Yesterday I drove up into the mountains above Santa Barbara to see my old friends Marc and Julie. My purpose (or so I thought) was to interview Marc, otherwise known as Treebeard, for this very website, but it turned into an informal visit, which was actually even better.
Although retired from an illustrious career as a teacher, Treebeard is a busy man, fully immersed in an ongoing labor of love. He explores the backcountry near his house each day, zooming into an often unseen universe of insects and plants, documenting these for posterity in an extraordinary online archive of photographs.
We looked through a few images together at his computer: butterflies, a multitude of mushrooms, myriad forms of life both weird and gorgeous. There's the transparent shed skin of a spider, a katydid nymph, a shiny new oak apple gall, the tiny sporangia of slime molds growing on a fallen branch of Coast Live Oak. There's a Sara Orangetip on Bitter Gooseberry, a mating pair of Western Boxelder Bugs, and the pale blue flowers of Native Greenbark Ceanothus.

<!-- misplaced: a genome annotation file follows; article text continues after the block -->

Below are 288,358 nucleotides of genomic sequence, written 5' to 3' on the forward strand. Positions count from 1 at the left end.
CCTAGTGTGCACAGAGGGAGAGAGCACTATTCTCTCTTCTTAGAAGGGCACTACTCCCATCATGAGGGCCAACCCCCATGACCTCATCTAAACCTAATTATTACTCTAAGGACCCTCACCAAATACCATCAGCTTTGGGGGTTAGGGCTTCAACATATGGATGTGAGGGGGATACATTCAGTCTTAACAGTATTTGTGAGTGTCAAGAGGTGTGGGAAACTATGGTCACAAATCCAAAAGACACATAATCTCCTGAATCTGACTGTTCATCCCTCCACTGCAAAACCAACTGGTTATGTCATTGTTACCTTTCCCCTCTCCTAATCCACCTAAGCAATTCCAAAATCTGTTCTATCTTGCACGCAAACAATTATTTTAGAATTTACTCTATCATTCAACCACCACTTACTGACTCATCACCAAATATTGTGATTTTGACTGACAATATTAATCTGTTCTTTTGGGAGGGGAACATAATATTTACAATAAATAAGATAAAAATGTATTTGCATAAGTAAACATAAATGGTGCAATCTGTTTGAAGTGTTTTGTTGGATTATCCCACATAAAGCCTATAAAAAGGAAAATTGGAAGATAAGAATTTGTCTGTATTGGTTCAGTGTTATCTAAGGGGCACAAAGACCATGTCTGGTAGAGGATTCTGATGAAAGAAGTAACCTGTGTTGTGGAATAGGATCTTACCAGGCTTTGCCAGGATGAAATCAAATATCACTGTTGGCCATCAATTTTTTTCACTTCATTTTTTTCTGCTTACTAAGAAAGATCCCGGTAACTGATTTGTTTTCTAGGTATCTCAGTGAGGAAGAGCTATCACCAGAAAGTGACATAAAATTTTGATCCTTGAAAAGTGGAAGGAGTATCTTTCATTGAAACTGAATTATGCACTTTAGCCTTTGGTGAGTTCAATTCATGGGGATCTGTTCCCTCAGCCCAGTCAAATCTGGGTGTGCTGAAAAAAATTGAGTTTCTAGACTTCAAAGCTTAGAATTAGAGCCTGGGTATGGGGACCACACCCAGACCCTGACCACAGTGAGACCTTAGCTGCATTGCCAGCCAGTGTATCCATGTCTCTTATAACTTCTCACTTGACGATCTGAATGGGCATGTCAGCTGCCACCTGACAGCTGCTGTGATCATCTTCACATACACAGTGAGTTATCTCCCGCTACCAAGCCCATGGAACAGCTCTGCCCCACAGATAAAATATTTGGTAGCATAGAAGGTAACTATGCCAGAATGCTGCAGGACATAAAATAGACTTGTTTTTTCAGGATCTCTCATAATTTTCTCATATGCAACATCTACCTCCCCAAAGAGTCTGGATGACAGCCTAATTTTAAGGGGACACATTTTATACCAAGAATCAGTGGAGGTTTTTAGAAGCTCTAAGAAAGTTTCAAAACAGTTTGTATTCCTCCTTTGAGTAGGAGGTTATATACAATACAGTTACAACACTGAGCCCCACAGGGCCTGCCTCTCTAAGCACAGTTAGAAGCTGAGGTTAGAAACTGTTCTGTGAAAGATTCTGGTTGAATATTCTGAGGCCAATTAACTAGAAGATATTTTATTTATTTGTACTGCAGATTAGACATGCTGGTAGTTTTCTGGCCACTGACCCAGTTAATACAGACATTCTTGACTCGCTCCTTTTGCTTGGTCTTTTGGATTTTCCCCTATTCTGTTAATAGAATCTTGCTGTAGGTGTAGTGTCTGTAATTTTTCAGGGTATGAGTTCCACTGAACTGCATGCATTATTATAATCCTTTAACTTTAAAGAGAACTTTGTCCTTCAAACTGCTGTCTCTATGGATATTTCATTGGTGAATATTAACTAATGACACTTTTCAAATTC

"Beautifully intricate," Treebeard has written of the latter, "like little origami boxes."
That's the poet in him. He's a talented and patient photographer, and the images are beautiful, but each is also accompanied by an illuminating caption that is explanatory and often lovely. He presents the scientific and common names, fascinating facts and observations, and some journal-like comments about the specifics of the day, all shared with eloquence and clarity. His sense of wonder is palpable.
Worrisome changes loom, globally and locally. Around here it's been too dry, eerily warm, seasons askew, repercussions yet unknown. But there's so much life happening, so many miraculous things unfolding.
And some folks look up at the heavens, pondering distant galaxies. My friend Treebeard explores a different infinity. He peers into the micro-cosmos...quietly observing, recording, and archiving.
"For all we know, some of these things may be happening for the last time," he muses, hoping that's not true. "But I'm documenting as much as I can."
Here is the link to Treebeard’s photos, an extraordinary gift to all of us.